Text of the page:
Strange-shaped sea mountain discovered off the coast of Cape Mendocino
A strange-shaped, 3,300-foot-tall underwater volcano has been discovered just 184 miles off the Northern California coast.
The sea mountain, or “seamount,” appears more like a smooth-sided circular tower, with near-vertical sides, than a craggy mountain. It was found in February by an ocean mapping autonomous sailboat as part of a multi-agency survey led by the National Oceanic and Atmospheric Administration.
“Typically seamounts have sloped sides, like Mount Fuji,” Dr. Aurora Elmore, the program manager for NOAA’s Ocean Exploration Cooperative Institute, told SFGATE. “But what’s interesting about this one is that it’s really steep. It rises from the bottom of the seafloor with a tower shape.”
Elmore thinks this unique shape may be because the volcanic activity that formed it was “super hot, and happened all at once.” Alternatively, the structure may have lost a more gradually sloped base due to a build up of sediment known as “marine snow,” or as Elmore puts it: “Millennia of fish poop.”
The find is an anomaly for another reason, too. While there are 63 identified seamounts off the California coast, there are none near the one found off the coast of Cape Mendocino. “It doesn’t fall into the area of known seamounts,” Elmore says. “It expands the range.”
The 1,200-foot-deep crater at the summit of the new underwater volcano sits about 2 miles below the ocean’s surface, and was found through the use of a vessel operated by Bay Area ocean research company Saildrone, in partnership with NOAA and other agencies.
The orange-sailed uncrewed sailboat Surveyor SD 1200 surfs the ocean using a multi-beam sonar on its hull to map the contours of the depths below. The vessel is controlled remotely by pilots at the company’s Alameda base.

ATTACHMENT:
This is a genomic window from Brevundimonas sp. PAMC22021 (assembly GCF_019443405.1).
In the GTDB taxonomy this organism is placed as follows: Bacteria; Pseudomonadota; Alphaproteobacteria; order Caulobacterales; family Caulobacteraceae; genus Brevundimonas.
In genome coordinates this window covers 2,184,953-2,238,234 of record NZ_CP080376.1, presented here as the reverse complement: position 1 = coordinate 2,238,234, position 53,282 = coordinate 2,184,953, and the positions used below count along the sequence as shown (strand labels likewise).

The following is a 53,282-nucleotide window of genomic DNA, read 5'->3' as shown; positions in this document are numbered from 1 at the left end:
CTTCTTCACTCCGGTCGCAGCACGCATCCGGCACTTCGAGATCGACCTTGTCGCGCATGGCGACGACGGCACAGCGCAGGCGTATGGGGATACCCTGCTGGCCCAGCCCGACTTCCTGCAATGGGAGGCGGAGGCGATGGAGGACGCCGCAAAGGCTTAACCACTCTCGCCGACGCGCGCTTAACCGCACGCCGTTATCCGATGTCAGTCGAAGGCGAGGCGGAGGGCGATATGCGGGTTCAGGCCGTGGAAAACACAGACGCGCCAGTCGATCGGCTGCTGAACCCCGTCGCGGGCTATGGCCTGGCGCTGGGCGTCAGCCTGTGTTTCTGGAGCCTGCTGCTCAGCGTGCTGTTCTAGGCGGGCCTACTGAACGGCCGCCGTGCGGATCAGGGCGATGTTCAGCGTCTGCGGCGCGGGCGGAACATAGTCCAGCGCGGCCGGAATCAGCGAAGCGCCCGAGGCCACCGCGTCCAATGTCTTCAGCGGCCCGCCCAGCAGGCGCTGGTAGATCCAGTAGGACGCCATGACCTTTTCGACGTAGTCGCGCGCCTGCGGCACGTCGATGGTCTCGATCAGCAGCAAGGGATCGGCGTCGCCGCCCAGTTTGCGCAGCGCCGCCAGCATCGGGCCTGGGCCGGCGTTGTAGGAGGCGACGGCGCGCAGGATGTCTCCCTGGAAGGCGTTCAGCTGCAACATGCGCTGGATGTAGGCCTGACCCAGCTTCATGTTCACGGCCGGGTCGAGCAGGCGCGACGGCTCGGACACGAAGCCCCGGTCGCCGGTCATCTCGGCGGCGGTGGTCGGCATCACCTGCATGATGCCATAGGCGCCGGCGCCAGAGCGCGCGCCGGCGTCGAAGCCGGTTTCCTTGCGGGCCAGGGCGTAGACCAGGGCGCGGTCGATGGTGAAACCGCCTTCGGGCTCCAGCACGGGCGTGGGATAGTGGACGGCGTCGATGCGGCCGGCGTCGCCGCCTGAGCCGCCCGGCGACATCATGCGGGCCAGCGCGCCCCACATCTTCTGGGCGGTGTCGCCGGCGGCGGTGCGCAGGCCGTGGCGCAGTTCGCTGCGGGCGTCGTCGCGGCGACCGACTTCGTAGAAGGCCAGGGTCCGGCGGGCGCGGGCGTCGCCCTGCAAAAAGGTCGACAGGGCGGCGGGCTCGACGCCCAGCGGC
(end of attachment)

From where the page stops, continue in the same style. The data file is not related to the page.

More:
“The Surveyor weathered the storms, collected high-resolution bathymetry, and put no humans at risk,” Saildrone vice president Brian Connon said in a statement. “… This is the future of ocean mapping.”
The vessel set sail from Alameda in July 2022 and mapped Alaska’s Aleutian Islands before heading back down the California coast.
The unique underwater discovery is making waves in the oceanography community. Elmore says that only 50% of the U.S. exclusive economic zone — an area of the oceans within 200 miles of any U.S. coastline — has so far been mapped this way.
“The immediate reaction from the team was that it looked like a Bundt cake,” Neah Baechler, lead surveyor for Saildrone, told the Sacramento Bee. “It’s very round and with steep sides and a curved top that slopes into a crater in the center.”
Similar features have been found on the ocean floor, but rarely this big, or this complete. “The Bundt cake shape is not unique to this feature, although finding one large enough to qualify as an official seamount is less common,” Baechler told SFGATE over email. He described a much smaller previous find, in a C-shape — “More of a Bundt cake with a few slices missing,” Baechler said.
Seamounts are the remnants of extinct volcanoes formed millions of years ago on the ocean floor, NOAA says, with a height from seafloor to summit of at least 3,300 feet. The underwater mountains will occasionally breach the water’s surface, giving rise to islands formations, like Hawaii.
California’s new underwater mountain does not yet have a name; that process will soon be completed by the General Bathymetric Chart of the Oceans’ Sub-Committee on Undersea Feature Names.
Elmore hopes one day to send a remotely-operated video camera into the ocean, to get a closer look at the underwater tower, standing taller than Mount Tamalpais off the California coast. “They are a weird and wonderful feature on the bottom of the seafloor,” Elmore says.